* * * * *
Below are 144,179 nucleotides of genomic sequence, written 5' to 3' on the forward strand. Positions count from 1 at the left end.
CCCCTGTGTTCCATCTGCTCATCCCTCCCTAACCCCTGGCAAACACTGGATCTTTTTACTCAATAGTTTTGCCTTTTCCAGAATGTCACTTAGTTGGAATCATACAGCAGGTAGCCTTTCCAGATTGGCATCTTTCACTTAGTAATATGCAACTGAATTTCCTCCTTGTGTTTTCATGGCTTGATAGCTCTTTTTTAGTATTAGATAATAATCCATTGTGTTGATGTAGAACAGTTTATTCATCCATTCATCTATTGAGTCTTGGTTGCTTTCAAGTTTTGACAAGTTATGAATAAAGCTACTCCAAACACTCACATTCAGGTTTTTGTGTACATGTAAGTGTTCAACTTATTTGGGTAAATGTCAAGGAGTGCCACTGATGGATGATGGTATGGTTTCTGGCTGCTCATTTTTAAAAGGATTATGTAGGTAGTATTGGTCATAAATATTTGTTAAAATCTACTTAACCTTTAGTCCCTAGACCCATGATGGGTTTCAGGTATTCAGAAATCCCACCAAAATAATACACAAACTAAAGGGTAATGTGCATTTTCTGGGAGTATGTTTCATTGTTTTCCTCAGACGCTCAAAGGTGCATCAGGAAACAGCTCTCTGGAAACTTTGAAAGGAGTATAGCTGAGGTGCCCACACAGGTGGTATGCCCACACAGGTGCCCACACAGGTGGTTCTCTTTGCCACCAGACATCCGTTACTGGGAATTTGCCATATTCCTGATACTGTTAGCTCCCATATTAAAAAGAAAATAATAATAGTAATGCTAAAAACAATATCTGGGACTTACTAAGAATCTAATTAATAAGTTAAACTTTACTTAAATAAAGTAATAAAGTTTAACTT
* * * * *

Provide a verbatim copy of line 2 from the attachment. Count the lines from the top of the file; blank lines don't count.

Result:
CCCCTGTGTTCCATCTGCTCATCCCTCCCTAACCCCTGGCAAACACTGGATCTTTTTACTCAATAGTTTTGCCTTTTCCAGAATGTCACTTAGTTGGAATCATACAGCAGGTAGCCTTTCCAGATTGGCATCTTTCACTTAGTAATATGCAACTGAATTTCCTCCTTGTGTTTTCATGGCTTGATAGCTCTTTTTTAGTATTAGATAATAATCCATTGTGTTGATGTAGAACAGTTTATTCATCCATTCATCTATTGAGTCTTGGTTGCTTTCAAGTTTTGACAAGTTATGAATAAAGCTACTCCAAACACTCACATTCAGGTTTTTGTGTACATGTAAGTGTTCAACTTATTTGGGTAAATGTCAAGGAGTGCCACTGATGGATGATGGTATGGTTTCTGGCTGCTCATTTTTAAAAGGATTATGTAGGTAGTATTGGTCATAAATATTTGTTAAAATCTACTTAACCTTTAGTCCCTAGACCCATGATGGGTTTCAGGTATTCAGAAATCCCACCAAAATAATACACAAACTAAAGGGTAATGTGCATTTTCTGGGAGTATGTTTCATTGTTTTCCTCAGACGCTCAAAGGTGCATCAGGAAACAGCTCTCTGGAAACTTTGAAAGGAGTATAGCTGAGGTGCCCACACAGGTGGTATGCCCACACAGGTGCCCACACAGGTGGTTCTCTTTGCCACCAGACATCCGTTACTGGGAATTTGCCATATTCCTGATACTGTTAGCTCCCATATTAAAAAGAAAATAATAATAGTAATGCTAAAAACAATATCTGGGACTTACTAAGAATCTAATTAATAAGTTAAACTTTACTTAAATAAAGTAATAAAGTTTAACTT